The research team reviewed the video footage to determine the rate of pedestrian-vehicle conflicts. A conflict was considered to occur when the driver or the pedestrian could be seen making a sudden change in their path or speed, suggesting that they perceived the potential for a crash. The researchers observed a total of 54 conflicts in the video footage, 38 involving through vehicles and 16 involving turning vehicles.
One key predictor of conflict rate is pedestrian compliance; pedestrians who started crossing against a steady or flashing Don’t Walk indication were about 58 percent more likely to experience a conflict with a vehicle. A notable number of these conflicts occurred at one of the sites that was operated in coordinated mode. The pedestrian pushbuttons at this site lacked audible or visual indicators that the button press had been registered, so it is likely that some pedestrians believed that the PHB was malfunctioning and decided not to wait for the start of the PHB sequence.
Many of the conflicts that involved turning vehicles occurred at a particular site that had high volumes of both pedestrians and vehicles, where the crosswalk was near a bus stop, or about 45 feet (14 meters) from a driveway serving a well-patronized supermarket. Drivers making left turns out of the driveway had little space to complete their turning movement before encountering the occupied crosswalk, and would sometimes encroach on pedestrians while trying to maneuver out of their diagonally oriented position. No conflicts were observed at a similar site that also had busy bus stops and a well-patronized supermarket, but with the distinction that the crosswalk was about 60 feet (18 meters) away from the driveway.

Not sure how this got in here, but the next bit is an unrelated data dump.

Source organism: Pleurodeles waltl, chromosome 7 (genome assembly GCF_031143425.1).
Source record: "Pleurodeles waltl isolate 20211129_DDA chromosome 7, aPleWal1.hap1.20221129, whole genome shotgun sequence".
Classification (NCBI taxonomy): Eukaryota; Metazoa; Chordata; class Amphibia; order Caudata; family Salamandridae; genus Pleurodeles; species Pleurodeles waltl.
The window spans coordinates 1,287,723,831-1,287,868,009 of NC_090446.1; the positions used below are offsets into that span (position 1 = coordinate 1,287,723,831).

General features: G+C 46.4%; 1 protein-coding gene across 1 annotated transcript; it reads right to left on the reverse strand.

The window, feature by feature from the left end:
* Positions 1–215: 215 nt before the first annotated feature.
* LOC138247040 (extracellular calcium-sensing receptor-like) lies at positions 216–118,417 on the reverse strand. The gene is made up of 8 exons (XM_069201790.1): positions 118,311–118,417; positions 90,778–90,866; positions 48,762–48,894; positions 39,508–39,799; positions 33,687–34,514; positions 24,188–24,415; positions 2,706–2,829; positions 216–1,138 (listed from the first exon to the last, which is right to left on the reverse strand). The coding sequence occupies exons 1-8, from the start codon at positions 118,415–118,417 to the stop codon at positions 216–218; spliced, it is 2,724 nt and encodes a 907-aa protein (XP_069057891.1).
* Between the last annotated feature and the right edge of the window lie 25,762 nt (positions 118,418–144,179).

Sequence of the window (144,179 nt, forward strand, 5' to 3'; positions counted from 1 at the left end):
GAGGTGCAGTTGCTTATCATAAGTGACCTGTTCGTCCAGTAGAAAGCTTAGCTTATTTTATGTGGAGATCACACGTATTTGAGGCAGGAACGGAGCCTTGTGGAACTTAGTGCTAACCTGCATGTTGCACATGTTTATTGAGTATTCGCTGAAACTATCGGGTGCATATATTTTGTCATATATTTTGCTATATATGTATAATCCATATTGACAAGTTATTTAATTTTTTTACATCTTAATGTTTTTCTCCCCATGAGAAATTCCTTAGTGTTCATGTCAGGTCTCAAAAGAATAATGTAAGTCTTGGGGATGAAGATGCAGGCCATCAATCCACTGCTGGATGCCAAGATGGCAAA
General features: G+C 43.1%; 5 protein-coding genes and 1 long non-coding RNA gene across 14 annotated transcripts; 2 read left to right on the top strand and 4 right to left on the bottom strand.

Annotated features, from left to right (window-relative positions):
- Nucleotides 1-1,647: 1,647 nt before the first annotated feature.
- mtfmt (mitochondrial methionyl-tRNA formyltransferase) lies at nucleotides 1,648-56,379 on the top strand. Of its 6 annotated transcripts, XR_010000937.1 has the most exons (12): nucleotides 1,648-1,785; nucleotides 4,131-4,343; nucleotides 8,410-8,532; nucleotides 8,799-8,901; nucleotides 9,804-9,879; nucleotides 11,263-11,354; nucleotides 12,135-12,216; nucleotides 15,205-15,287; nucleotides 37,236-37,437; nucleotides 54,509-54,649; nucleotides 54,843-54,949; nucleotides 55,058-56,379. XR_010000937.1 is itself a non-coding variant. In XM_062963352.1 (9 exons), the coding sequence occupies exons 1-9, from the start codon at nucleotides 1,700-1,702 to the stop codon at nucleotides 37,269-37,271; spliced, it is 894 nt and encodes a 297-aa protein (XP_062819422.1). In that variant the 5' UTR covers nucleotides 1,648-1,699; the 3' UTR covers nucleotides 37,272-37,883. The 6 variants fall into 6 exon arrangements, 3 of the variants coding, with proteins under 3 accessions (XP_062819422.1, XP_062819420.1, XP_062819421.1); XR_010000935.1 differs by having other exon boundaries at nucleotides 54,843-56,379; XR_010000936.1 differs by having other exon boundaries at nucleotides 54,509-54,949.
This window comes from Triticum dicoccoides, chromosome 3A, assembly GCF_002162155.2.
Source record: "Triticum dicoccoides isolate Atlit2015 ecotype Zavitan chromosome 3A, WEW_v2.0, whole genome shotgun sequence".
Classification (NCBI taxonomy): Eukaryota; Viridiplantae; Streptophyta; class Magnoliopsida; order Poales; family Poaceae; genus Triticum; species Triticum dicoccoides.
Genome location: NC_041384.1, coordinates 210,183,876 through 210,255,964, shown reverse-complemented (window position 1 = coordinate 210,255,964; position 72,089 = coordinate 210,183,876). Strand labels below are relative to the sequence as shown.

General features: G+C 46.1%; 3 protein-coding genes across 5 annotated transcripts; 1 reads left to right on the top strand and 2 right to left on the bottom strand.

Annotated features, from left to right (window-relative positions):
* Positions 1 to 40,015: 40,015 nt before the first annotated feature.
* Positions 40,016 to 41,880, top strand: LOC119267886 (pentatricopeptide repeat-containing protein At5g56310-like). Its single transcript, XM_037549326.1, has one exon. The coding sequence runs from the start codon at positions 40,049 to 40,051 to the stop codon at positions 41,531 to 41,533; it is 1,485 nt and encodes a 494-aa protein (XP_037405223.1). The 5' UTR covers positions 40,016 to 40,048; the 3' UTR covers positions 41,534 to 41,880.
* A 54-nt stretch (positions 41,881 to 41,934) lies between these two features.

This study of operations and behavior of both drivers and pedestrians differs from previous FHWA studies of the PHB, which focused on safety (Safety Effectiveness of the HAWK Pedestrian Crossing Treatment). In the nearly 80 hours of video footage, very few drivers stopped when they encountered a PHB in a dark, inactive mode, and these drivers stopped either because of congestion on the street or because a pedestrian was crossing while the device was inactive. No drivers stopped because they mistook a dark PHB to be a malfunctioning traffic signal.
Driver yielding rates were high (about 96 percent) across the 20 PHB-controlled sites. Pedestrian compliance was also high, as about 70 percent of the observed pedestrians started crossing during the drivers’ steady red indication (when the pedestrians had a Walk indication), and more than 90 percent of pedestrians pushed the button when they intended to cross and the PHB was inactive. High compliance on the part of both drivers and pedestrians show that the PHB has significant potential to improve pedestrian safety at unsignalized crossing locations.
The MUTCD recommends that PHBs be coordinated with adjacent traffic signals if installed within a signal system, and 2 of the 20 PHB sites in this study were coordinated. Pedestrian departures on the dark indication were more common at the coordinated sites, although compliance was better at the coordinated site that had pushbuttons with red pilot lights to indicate PHB activation, compared with the coordinated site that did not have visual or audible confirmation of the button press.